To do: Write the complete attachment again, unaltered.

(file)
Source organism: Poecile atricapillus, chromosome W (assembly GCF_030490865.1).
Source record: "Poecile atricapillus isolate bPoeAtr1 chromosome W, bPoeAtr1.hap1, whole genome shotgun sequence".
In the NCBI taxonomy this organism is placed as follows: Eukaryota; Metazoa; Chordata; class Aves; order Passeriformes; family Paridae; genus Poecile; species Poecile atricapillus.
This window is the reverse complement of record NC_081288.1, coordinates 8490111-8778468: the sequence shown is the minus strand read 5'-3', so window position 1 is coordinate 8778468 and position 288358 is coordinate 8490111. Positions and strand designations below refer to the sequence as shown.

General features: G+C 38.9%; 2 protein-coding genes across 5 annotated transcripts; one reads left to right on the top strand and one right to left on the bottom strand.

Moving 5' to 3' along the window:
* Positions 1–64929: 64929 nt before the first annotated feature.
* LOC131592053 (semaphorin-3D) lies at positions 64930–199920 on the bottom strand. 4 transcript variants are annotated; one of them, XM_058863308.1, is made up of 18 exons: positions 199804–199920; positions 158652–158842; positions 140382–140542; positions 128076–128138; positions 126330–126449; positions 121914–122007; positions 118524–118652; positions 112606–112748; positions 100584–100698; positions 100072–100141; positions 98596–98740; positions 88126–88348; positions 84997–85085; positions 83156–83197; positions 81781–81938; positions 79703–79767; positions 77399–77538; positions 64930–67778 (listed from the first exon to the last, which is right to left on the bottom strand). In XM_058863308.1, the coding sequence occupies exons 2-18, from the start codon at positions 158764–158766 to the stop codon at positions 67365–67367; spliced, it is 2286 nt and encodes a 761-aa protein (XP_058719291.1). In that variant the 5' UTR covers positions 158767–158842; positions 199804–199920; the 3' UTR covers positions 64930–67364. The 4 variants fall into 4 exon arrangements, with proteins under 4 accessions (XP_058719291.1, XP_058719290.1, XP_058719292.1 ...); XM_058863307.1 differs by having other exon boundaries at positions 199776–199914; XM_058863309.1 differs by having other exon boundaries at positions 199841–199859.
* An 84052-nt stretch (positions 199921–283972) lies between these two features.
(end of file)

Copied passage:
Source organism: Poecile atricapillus, chromosome W (assembly GCF_030490865.1).
Source record: "Poecile atricapillus isolate bPoeAtr1 chromosome W, bPoeAtr1.hap1, whole genome shotgun sequence".
In the NCBI taxonomy this organism is placed as follows: Eukaryota; Metazoa; Chordata; class Aves; order Passeriformes; family Paridae; genus Poecile; species Poecile atricapillus.
This window is the reverse complement of record NC_081288.1, coordinates 8490111-8778468: the sequence shown is the minus strand read 5'-3', so window position 1 is coordinate 8778468 and position 288358 is coordinate 8490111. Positions and strand designations below refer to the sequence as shown.

General features: G+C 38.9%; 2 protein-coding genes across 5 annotated transcripts; one reads left to right on the top strand and one right to left on the bottom strand.

Moving 5' to 3' along the window:
* Positions 1–64929: 64929 nt before the first annotated feature.
* LOC131592053 (semaphorin-3D) lies at positions 64930–199920 on the bottom strand. 4 transcript variants are annotated; one of them, XM_058863308.1, is made up of 18 exons: positions 199804–199920; positions 158652–158842; positions 140382–140542; positions 128076–128138; positions 126330–126449; positions 121914–122007; positions 118524–118652; positions 112606–112748; positions 100584–100698; positions 100072–100141; positions 98596–98740; positions 88126–88348; positions 84997–85085; positions 83156–83197; positions 81781–81938; positions 79703–79767; positions 77399–77538; positions 64930–67778 (listed from the first exon to the last, which is right to left on the bottom strand). In XM_058863308.1, the coding sequence occupies exons 2-18, from the start codon at positions 158764–158766 to the stop codon at positions 67365–67367; spliced, it is 2286 nt and encodes a 761-aa protein (XP_058719291.1). In that variant the 5' UTR covers positions 158767–158842; positions 199804–199920; the 3' UTR covers positions 64930–67364. The 4 variants fall into 4 exon arrangements, with proteins under 4 accessions (XP_058719291.1, XP_058719290.1, XP_058719292.1 ...); XM_058863307.1 differs by having other exon boundaries at positions 199776–199914; XM_058863309.1 differs by having other exon boundaries at positions 199841–199859.
* An 84052-nt stretch (positions 199921–283972) lies between these two features.